Feature: 27,818,188,800 bytes

Video Bitrate: 26.00 Mbps

Codec: MPEG-4 AVC Video

 

Edition Details:
• Audio commentary by Don Lynch and Ken Marschall, author and illustrator of “Titanic”: An Illustrated History
• The Making of “A Night to Remember” (1993), a sixty-minute documentary featuring producer William MacQuitty’s rare behind-the-scenes footage
• Archival interview with Titanic survivor Eva Hart
• En natt att minnas (1962), a half-hour Swedish documentary featuring interviews with Titanic survivors
• The Iceberg That Sank the “Titanic” (2006), a sixty-minute BBC documentary
• Trailer
• PLUS: A booklet featuring an essay by film critic Michael Sragow and archival photographs

Blu-ray Release Date: March 27th, 2012
Transparent Blu-ray Case

Chapters 40

 

Comments

NOTE: The below Blu-ray captures were ripped directly from the Blu-ray disc.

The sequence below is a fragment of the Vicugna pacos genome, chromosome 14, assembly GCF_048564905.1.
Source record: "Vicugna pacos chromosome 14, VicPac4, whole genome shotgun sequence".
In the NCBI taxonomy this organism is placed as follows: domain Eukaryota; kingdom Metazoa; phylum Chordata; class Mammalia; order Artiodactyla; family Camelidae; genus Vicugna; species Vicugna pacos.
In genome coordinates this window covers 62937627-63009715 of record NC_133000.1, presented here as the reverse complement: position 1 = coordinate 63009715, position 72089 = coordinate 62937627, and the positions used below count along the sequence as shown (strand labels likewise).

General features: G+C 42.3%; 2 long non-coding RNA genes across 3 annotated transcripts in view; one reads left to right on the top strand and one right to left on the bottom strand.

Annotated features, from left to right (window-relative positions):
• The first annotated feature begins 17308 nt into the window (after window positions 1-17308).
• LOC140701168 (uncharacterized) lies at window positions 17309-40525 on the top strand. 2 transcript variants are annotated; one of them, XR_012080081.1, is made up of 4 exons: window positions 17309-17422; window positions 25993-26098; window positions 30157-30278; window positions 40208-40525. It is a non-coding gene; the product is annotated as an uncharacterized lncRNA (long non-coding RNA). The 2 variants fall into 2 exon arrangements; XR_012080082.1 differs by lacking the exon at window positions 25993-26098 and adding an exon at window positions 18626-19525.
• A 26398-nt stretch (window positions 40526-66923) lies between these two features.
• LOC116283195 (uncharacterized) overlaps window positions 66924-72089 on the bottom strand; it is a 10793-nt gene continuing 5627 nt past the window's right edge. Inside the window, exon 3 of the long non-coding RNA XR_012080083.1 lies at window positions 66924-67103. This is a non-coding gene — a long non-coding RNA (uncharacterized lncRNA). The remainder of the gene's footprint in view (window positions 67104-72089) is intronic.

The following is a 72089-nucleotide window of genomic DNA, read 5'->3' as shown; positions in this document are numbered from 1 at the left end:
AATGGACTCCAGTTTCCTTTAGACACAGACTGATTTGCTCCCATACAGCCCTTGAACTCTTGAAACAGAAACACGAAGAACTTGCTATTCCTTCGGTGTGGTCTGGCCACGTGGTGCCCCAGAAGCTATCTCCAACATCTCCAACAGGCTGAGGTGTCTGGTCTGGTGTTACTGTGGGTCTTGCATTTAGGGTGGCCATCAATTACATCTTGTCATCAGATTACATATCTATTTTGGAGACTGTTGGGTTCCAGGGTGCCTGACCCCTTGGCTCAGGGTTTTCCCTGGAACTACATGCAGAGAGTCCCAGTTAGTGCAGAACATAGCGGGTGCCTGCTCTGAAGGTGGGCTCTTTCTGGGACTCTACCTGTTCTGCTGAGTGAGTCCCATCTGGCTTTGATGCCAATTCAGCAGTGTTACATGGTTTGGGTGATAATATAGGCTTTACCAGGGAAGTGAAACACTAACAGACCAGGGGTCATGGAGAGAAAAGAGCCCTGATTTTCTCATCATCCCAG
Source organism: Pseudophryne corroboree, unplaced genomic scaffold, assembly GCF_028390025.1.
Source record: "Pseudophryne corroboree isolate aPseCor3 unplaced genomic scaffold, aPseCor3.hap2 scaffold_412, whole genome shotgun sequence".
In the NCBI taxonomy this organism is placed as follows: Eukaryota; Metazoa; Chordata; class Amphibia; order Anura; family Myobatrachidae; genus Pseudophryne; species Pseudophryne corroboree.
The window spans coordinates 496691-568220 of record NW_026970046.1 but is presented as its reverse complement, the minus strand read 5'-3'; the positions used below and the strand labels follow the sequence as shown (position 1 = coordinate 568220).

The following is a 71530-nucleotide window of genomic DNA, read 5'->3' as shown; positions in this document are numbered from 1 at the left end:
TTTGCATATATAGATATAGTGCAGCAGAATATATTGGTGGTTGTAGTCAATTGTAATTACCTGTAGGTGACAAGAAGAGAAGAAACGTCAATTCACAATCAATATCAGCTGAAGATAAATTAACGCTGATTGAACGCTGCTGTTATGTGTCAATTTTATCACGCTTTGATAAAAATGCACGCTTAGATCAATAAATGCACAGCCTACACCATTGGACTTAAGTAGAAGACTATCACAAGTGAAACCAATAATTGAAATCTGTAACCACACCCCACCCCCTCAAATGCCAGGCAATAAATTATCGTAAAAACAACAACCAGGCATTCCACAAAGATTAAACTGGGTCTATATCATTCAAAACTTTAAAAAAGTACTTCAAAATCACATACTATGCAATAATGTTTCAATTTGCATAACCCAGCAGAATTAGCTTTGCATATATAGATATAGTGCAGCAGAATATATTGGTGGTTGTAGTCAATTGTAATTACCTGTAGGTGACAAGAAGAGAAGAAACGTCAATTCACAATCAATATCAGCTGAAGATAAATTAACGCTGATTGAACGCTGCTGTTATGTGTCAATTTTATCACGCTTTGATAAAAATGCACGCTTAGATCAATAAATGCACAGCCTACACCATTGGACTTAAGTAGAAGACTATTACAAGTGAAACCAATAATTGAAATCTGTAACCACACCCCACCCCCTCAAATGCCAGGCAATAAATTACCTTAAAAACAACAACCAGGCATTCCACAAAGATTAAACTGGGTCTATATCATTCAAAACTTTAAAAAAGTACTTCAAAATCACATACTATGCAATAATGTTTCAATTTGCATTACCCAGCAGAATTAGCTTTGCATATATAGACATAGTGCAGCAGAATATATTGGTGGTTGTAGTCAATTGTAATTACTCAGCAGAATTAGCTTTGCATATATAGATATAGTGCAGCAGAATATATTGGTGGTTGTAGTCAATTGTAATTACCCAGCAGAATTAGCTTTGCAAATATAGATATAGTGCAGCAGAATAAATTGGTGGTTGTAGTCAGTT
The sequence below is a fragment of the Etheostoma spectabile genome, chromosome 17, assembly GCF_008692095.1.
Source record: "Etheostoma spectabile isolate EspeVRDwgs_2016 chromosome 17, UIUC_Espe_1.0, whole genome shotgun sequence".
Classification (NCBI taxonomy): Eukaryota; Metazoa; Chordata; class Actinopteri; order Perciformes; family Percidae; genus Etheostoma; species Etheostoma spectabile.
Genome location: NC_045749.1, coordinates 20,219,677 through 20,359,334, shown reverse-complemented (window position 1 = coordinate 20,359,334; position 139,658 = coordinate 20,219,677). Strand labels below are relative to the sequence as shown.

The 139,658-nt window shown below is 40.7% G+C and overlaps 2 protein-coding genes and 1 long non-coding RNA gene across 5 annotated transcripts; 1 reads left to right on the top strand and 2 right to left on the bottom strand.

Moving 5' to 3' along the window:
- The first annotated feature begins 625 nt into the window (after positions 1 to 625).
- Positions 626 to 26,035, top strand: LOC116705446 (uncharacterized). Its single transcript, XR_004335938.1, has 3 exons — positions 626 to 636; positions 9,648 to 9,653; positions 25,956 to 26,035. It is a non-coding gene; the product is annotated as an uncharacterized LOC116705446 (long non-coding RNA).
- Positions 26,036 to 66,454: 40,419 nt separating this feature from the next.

ADDITION: Criterion - Region 'A' Blu-ray - March 2012: The non-anamorphic, flatter, SD doesn't hold a candle in-motion to the new Criterion, dual-layered, Blu-ray which advances in expected areas - contrast, detail and looks to be more horizontally proportionate - as well as showing, significantly, more information in the frame on all 4 edges of the 1.66:1 original aspect ratio. No depth and minor grain but the image quality is very clean and consistent.

The linear PCM track stays faithfully mono - but exports some perceived depth. It seesm clear and flawless although without any noteworthy features. There are optional subtitles on the region 'A'-locked disc. ITV is the UK are also coming out with A Night To Remember HERE.